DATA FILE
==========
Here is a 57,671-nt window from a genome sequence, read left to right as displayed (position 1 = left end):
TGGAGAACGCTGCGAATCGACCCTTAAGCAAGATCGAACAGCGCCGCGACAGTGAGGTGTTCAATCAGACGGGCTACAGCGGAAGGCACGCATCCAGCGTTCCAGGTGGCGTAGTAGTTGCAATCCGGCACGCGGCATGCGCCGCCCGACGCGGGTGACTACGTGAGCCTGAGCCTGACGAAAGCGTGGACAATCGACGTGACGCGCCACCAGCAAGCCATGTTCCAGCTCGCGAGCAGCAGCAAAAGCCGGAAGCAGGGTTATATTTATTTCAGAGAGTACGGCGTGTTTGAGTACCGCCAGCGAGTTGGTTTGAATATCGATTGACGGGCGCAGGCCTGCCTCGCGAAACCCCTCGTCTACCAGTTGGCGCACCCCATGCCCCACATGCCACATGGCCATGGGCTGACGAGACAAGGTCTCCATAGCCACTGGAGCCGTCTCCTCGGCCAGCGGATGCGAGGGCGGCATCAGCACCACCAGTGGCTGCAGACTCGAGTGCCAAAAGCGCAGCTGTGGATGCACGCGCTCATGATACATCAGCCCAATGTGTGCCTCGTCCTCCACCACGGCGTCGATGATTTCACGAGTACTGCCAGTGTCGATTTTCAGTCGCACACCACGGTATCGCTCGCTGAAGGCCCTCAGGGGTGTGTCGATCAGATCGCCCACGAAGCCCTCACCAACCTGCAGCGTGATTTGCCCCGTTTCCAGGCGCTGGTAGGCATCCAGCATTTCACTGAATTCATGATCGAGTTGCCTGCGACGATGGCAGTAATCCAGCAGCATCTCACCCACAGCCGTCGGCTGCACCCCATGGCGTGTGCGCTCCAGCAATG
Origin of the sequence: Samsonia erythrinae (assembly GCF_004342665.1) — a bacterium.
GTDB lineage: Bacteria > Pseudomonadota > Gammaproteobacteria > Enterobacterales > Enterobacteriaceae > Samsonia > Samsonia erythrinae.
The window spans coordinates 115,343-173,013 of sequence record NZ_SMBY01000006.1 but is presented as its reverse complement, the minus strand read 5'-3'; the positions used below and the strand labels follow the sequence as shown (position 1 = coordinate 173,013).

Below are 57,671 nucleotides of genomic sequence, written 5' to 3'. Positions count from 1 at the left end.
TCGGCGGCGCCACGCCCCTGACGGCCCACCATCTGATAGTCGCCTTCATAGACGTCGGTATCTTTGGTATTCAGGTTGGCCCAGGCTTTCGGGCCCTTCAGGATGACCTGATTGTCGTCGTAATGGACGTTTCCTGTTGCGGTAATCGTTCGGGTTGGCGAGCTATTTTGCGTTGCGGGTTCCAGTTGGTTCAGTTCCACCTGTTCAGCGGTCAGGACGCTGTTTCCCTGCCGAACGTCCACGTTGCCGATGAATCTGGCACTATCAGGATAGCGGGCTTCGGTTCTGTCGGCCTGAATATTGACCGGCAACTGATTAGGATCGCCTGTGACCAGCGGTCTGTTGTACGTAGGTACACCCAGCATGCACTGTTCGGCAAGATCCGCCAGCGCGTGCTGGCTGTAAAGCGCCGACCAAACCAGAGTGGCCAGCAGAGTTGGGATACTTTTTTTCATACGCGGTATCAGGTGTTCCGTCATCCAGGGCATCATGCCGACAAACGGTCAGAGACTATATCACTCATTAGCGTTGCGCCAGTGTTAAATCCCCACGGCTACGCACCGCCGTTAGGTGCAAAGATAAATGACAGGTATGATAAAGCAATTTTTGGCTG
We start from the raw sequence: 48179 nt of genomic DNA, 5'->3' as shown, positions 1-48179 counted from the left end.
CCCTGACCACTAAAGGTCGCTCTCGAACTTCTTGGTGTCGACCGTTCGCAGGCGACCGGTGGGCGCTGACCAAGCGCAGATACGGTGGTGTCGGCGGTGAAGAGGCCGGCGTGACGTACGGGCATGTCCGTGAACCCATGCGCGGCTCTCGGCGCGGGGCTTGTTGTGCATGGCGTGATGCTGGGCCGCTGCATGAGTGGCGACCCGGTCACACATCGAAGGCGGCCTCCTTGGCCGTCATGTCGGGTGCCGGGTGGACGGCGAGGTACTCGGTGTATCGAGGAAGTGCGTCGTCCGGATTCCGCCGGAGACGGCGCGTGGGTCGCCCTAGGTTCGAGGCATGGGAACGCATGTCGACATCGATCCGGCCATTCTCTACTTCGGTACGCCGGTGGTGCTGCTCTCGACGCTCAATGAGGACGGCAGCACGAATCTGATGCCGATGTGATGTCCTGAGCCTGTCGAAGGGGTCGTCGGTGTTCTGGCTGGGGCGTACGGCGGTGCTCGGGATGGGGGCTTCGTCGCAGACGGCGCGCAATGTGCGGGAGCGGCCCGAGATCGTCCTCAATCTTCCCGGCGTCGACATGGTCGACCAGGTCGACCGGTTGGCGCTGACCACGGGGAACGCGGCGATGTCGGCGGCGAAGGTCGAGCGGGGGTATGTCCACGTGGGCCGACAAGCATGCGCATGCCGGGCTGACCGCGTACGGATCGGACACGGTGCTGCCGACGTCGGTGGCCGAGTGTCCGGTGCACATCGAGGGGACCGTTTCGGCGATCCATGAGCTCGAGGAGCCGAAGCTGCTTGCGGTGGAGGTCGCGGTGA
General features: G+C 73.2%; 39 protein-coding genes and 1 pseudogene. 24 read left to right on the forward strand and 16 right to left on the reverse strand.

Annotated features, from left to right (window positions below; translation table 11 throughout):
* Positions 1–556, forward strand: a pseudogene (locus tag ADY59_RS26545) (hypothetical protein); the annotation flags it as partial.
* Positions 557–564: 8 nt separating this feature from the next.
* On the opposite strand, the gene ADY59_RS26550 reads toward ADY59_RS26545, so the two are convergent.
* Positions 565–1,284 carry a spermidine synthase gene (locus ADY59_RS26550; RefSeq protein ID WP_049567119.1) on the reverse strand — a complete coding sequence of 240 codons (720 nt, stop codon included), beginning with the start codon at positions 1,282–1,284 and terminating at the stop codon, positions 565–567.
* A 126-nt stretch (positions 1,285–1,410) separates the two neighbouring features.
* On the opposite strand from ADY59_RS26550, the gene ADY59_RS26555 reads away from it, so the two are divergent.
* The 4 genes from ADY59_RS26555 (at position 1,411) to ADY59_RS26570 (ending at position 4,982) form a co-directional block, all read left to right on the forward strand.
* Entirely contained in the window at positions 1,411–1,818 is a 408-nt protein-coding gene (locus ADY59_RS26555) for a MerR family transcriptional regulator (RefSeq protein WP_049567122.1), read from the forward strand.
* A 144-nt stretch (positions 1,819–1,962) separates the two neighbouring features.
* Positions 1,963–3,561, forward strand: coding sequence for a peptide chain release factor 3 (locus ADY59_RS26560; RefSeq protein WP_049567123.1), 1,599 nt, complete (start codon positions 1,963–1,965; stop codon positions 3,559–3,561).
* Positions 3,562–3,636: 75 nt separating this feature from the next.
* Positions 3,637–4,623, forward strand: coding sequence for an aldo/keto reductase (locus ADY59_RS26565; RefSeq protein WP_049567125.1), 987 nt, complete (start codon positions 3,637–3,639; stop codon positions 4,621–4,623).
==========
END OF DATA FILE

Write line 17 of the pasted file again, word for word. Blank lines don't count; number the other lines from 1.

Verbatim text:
* On the opposite strand from ADY59_RS26550, the gene ADY59_RS26555 reads away from it, so the two are divergent.